Arduous Medical Lessons
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The neurosurgeon told Carl the tumor needed to be removed — but such an operation must wait until symptoms of her MS subsided.
“I told the doctor to wait as long as possible,” recalls Carl, who is a financial specialist with Assemblies of God World Missions in Springfield, Missouri. “I was afraid to have the surgery.”
Carl, husband Joe, co-workers, and friends from Life360 Church in Republic all prayed for her healing. Over the course of a year, quarterly CT scans and MRIs showed the lesions on Carl’s brain shrinking until they disappeared altogether.
In August 2014, Carl’s physician officially removed multiple sclerosis findings from her medical records.
“The Lord powerfully reversed her diagnosis of MS,” says Dalton A. Avery, campus pastor of Life360 Republic.
While the Lord healed Carl of MS, the tumor didn’t dissipate. In March 2014, Carl underwent a craniotomy — the surgical removal of part of the bone from the skull. In a nine-hour operation, medical personnel used specialized tools to temporarily remove the bone flap and extract the tumor.
Carl recovered remarkably well, and after only three days of hospitalization she went home. Other than losing her sense of taste and smell because of a removed nerve, Carl sustained no ill-effects. She returned to work in 5½ weeks.
Throughout the twin ordeals, Carl says she sensed God’s presence. Co-workers emailed her reassuring Scripture references and her boss, Ann E. Bull, had an open-door policy to talk on difficult days. Bull, 57, the supervisor for nearly all the 13 years Carl has been on the job, says she and others in the 23-person department regularly prayed with and for her.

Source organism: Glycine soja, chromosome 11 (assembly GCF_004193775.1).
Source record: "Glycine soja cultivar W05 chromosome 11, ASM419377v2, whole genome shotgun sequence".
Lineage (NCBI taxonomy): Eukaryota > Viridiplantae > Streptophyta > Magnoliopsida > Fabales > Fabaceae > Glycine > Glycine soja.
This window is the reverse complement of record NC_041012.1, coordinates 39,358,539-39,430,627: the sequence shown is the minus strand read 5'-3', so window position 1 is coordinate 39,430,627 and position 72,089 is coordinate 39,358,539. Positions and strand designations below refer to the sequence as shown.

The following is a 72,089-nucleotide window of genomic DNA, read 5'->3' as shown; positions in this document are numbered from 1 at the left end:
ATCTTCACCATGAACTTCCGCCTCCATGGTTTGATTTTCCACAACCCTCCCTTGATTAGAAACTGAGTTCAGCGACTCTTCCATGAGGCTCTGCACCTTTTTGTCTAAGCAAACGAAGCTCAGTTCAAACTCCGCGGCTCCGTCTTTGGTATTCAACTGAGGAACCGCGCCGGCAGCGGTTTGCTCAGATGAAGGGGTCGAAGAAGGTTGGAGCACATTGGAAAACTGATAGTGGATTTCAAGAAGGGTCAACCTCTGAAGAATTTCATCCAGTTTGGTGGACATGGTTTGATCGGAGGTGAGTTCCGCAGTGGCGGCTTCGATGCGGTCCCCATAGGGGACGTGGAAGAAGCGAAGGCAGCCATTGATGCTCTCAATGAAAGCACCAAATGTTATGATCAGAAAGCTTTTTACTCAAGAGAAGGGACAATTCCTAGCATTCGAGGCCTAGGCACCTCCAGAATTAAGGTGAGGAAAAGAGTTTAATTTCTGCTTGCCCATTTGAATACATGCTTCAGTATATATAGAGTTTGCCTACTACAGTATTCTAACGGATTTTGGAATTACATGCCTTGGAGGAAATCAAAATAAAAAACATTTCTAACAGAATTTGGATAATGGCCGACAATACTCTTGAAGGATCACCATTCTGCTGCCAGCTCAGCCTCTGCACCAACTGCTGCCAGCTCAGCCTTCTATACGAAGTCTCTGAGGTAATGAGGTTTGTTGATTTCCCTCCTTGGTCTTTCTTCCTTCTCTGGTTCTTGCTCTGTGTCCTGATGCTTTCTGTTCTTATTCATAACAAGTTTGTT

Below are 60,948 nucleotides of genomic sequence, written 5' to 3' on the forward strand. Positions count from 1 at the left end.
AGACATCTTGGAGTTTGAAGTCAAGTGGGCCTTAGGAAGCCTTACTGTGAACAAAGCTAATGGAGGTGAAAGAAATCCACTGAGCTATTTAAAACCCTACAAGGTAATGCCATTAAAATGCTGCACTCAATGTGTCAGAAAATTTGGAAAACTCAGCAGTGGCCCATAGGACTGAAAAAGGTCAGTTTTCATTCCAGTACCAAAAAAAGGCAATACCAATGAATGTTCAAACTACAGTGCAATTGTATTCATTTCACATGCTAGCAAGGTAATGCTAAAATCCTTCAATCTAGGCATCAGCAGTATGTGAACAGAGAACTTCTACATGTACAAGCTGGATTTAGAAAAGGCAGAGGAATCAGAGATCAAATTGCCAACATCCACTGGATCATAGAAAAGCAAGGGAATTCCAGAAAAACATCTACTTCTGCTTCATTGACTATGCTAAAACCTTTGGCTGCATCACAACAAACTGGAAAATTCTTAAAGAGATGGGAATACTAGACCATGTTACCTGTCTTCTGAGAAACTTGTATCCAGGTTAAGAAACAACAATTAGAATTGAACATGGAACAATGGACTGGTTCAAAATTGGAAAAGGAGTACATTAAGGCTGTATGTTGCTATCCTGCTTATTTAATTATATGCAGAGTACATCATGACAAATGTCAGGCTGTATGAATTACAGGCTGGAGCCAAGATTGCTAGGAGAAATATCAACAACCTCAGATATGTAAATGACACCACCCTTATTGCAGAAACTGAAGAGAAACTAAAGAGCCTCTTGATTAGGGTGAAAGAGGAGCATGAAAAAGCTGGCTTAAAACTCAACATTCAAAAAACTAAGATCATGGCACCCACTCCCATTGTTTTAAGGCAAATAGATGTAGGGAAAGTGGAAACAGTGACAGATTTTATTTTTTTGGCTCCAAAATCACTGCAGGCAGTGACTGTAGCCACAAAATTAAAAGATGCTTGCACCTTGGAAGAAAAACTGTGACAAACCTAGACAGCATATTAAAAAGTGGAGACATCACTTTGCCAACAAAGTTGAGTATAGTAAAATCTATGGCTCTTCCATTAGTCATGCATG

“There is a ministry aspect to this job,” says Bull, whose husband, David, is pastor of Conway Assembly of God.
“When it was all over, I wondered why some people are healed of physical illness and others are not,” Carl says. “Or, in my case, why was my MS miraculously healed yet God didn’t shrink the tumor when we asked Him to?”
Still, Carl believes God working through skilled and wise medical professionals — plus her amazing recovery — are just as wondrous as the MS healing.
The Carls have experienced medical breakthroughs on more than one occasion. Their only child, Jessica, was born 16 weeks premature at 1 pound, 6 ounces, and given less than a 5 percent chance of survival. Now, at 26, Jessica, despite early developmental and educational delays, is a student at Rhema Bible Training College in Broken Arrow, Oklahoma.
Jessica returned to the school in January after a year of medical setbacks related to Guillain-Barré Syndrome, a neurological disorder. Although she is wearing leg braces, Jessica is back on campus to finish her third year of biblical studies.
Starting in January 2018, Jessica spent 7½ weeks hospitalized, paralyzed in her face, legs, and feet. She had to learn how to eat, walk, and write again via occupational and physical therapy. Margo took off work 7 months to help Jessica recover.
“I’m still learning through all this, filtering everything that happens in my life by trusting in God’s goodness,” says Margo, 54. “Even when God isn’t speaking, when I don’t see anything actively happening on the outside, I’m trying to have complete confidence that He is working.”
Carl says previously she viewed good and bad stages of life distinctly.
“Now I realize those seasons coexist,” Carl says. “Even in darkness, we can see God’s light.”
In October 2016, Margo and Joe went on a Life360 mission trip, which confirmed a calling to full-time mission work. Last year, Margo obtained AG ministerial credentials. She and Joe — who works for a security systems company — have been appointed as missionary associates working with Live Dead, an AGWM church-planting movement among unreached people groups. They expect to have their budget raised by the end of the year. Margo has been cleared medically.
Bull, who held Carl’s job for an extended period during Jessica’s recovery, will be sad to see her go. Yet Bull is delighted Carl is heeding the missionary call.
“Missionaries love her,” says Bull, who has worked in the department 30 years. “She is conscientious about her job and always has a gentle spirit. I hold her in great esteem — what she’s overcome, what she’s done, and where she’s going.”
Avery, 37, says Margo and Joe are sensitive to obey the Lord’s guidance.
“They are Spirit-led people in everyday conversations and normal Christian living,” Avery says. “Both are diligent students of the Word and motivated to do God’s will.”
“We didn’t expect to become MAs at this point in our lives,” Carl says. “While I don’t have the full picture by any means, I can see God’s hand in preparing us for the work He has yet for us to do.”